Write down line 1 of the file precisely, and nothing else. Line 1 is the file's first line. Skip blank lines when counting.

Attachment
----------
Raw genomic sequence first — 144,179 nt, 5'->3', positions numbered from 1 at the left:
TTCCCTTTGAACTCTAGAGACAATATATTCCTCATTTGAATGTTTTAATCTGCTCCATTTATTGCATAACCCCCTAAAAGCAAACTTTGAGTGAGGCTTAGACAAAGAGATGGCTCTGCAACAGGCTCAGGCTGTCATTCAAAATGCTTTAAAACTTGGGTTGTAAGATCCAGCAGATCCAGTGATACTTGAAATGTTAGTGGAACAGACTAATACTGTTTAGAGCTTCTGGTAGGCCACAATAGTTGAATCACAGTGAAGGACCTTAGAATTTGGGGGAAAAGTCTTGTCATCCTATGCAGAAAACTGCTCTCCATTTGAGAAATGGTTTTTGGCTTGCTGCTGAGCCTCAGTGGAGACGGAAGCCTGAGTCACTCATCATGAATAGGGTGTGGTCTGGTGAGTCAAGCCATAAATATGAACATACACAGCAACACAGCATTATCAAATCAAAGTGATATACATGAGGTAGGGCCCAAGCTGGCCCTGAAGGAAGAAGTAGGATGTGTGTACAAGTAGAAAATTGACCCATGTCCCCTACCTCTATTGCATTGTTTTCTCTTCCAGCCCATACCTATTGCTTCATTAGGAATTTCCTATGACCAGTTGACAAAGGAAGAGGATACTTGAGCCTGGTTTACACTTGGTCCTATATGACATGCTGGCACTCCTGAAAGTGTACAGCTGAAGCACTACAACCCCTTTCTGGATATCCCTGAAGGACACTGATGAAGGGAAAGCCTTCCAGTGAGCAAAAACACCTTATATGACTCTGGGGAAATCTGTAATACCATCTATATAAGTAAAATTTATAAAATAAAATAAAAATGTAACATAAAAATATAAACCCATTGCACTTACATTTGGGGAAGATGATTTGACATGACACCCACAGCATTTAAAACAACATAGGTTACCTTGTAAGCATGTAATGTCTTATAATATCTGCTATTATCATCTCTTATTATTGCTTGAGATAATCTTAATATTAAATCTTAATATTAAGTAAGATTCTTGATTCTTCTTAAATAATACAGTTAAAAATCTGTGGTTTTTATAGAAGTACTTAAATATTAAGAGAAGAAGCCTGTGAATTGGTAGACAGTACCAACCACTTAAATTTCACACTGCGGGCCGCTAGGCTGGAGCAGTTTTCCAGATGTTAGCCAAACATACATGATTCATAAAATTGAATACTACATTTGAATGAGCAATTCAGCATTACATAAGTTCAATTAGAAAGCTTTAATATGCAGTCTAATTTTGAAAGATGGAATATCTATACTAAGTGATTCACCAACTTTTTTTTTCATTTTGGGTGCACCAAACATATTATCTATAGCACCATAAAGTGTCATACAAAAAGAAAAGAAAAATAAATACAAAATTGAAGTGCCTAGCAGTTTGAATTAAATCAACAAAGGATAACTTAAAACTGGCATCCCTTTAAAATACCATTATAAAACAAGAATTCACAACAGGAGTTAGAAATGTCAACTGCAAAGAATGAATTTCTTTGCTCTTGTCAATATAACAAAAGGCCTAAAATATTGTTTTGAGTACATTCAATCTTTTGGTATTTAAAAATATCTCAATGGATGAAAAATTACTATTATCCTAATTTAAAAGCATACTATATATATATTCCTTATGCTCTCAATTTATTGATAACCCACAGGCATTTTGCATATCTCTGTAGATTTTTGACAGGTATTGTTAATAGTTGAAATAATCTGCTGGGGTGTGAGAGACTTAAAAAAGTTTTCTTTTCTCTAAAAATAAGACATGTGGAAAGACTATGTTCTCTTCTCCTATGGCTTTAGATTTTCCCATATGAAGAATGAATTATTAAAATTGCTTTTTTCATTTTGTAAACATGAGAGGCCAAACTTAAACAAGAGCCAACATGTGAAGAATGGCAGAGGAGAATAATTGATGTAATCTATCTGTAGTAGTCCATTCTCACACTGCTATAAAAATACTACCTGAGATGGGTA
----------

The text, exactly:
Raw genomic sequence first — 144,179 nt, 5'->3', positions numbered from 1 at the left: